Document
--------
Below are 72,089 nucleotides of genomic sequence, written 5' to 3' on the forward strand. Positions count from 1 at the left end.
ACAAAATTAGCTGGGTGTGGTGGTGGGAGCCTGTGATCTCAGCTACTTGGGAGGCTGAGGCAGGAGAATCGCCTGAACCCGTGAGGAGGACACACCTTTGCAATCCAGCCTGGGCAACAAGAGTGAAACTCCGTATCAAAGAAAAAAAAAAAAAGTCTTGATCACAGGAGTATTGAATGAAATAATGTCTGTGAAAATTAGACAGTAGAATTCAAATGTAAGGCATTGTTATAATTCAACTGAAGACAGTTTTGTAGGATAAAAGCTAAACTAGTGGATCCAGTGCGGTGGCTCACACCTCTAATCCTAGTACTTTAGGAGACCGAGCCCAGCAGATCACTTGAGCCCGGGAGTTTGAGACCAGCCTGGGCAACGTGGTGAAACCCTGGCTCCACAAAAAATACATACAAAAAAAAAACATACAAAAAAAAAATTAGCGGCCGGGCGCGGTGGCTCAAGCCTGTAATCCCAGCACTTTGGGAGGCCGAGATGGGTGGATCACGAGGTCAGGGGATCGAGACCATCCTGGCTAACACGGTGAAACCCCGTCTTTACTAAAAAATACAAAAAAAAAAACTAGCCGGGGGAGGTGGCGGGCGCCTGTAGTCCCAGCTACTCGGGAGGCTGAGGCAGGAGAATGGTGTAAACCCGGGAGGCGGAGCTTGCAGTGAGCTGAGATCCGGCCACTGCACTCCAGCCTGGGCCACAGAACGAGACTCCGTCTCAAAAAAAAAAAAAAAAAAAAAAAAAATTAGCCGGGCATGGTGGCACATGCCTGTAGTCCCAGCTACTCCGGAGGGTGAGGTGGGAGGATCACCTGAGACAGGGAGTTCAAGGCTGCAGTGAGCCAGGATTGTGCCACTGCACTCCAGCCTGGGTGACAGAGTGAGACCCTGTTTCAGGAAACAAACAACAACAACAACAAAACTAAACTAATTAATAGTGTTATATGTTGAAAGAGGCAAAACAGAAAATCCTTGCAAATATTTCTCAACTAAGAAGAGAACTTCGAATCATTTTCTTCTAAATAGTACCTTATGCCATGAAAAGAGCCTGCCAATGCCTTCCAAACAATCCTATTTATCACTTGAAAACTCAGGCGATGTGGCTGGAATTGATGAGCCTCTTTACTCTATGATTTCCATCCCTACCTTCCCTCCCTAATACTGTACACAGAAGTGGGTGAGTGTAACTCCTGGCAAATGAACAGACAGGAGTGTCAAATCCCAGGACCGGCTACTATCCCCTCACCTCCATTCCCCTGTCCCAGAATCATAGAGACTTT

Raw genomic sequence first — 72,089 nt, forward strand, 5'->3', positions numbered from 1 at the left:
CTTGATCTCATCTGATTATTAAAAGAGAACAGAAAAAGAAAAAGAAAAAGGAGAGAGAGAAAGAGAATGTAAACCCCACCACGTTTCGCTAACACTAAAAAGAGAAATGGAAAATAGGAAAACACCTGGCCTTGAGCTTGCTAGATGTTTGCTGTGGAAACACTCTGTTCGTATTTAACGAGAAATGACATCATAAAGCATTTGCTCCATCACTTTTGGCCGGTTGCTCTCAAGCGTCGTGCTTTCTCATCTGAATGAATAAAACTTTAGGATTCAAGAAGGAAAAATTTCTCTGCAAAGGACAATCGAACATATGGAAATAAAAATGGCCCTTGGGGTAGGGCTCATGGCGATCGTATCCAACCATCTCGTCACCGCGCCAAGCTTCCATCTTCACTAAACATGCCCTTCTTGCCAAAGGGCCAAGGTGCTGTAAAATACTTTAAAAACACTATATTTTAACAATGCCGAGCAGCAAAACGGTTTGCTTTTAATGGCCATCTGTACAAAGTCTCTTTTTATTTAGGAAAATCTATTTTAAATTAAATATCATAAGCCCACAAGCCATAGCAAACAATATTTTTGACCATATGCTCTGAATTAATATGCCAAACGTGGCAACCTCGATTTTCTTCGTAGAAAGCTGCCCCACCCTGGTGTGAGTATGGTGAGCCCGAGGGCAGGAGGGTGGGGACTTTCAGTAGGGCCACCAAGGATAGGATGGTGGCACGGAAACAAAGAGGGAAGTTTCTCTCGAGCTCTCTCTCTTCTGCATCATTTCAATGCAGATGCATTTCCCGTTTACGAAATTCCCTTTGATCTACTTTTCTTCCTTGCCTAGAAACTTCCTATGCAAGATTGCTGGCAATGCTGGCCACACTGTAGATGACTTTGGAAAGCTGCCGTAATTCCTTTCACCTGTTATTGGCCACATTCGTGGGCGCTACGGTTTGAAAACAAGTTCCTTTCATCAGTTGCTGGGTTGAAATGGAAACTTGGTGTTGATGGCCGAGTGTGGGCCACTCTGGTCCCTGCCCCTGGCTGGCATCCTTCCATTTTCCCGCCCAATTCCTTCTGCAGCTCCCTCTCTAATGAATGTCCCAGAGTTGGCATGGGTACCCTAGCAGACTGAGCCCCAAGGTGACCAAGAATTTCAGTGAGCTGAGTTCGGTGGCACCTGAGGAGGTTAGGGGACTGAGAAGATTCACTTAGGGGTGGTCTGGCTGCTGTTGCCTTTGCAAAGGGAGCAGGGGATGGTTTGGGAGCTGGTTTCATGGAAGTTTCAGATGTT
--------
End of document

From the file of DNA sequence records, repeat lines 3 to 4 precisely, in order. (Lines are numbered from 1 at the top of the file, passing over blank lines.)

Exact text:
Raw genomic sequence first — 72,089 nt, forward strand, 5'->3', positions numbered from 1 at the left:
CTTGATCTCATCTGATTATTAAAAGAGAACAGAAAAAGAAAAAGAAAAAGGAGAGAGAGAAAGAGAATGTAAACCCCACCACGTTTCGCTAACACTAAAAAGAGAAATGGAAAATAGGAAAACACCTGGCCTTGAGCTTGCTAGATGTTTGCTGTGGAAACACTCTGTTCGTATTTAACGAGAAATGACATCATAAAGCATTTGCTCCATCACTTTTGGCCGGTTGCTCTCAAGCGTCGTGCTTTCTCATCTGAATGAATAAAACTTTAGGATTCAAGAAGGAAAAATTTCTCTGCAAAGGACAATCGAACATATGGAAATAAAAATGGCCCTTGGGGTAGGGCTCATGGCGATCGTATCCAACCATCTCGTCACCGCGCCAAGCTTCCATCTTCACTAAACATGCCCTTCTTGCCAAAGGGCCAAGGTGCTGTAAAATACTTTAAAAACACTATATTTTAACAATGCCGAGCAGCAAAACGGTTTGCTTTTAATGGCCATCTGTACAAAGTCTCTTTTTATTTAGGAAAATCTATTTTAAATTAAATATCATAAGCCCACAAGCCATAGCAAACAATATTTTTGACCATATGCTCTGAATTAATATGCCAAACGTGGCAACCTCGATTTTCTTCGTAGAAAGCTGCCCCACCCTGGTGTGAGTATGGTGAGCCCGAGGGCAGGAGGGTGGGGACTTTCAGTAGGGCCACCAAGGATAGGATGGTGGCACGGAAACAAAGAGGGAAGTTTCTCTCGAGCTCTCTCTCTTCTGCATCATTTCAATGCAGATGCATTTCCCGTTTACGAAATTCCCTTTGATCTACTTTTCTTCCTTGCCTAGAAACTTCCTATGCAAGATTGCTGGCAATGCTGGCCACACTGTAGATGACTTTGGAAAGCTGCCGTAATTCCTTTCACCTGTTATTGGCCACATTCGTGGGCGCTACGGTTTGAAAACAAGTTCCTTTCATCAGTTGCTGGGTTGAAATGGAAACTTGGTGTTGATGGCCGAGTGTGGGCCACTCTGGTCCCTGCCCCTGGCTGGCATCCTTCCATTTTCCCGCCCAATTCCTTCTGCAGCTCCCTCTCTAATGAATGTCCCAGAGTTGGCATGGGTACCCTAGCAGACTGAGCCCCAAGGTGACCAAGAATTTCAGTGAGCTGAGTTCGGTGGCACCTGAGGAGGTTAGGGGACTGAGAAGATTCACTTAGGGGTGGTCTGGCTGCTGTTGCCTTTGCAAAGGGAGCAGGGGATGGTTTGGGAGCTGGTTTCATGGAAGTTTCAGATGTT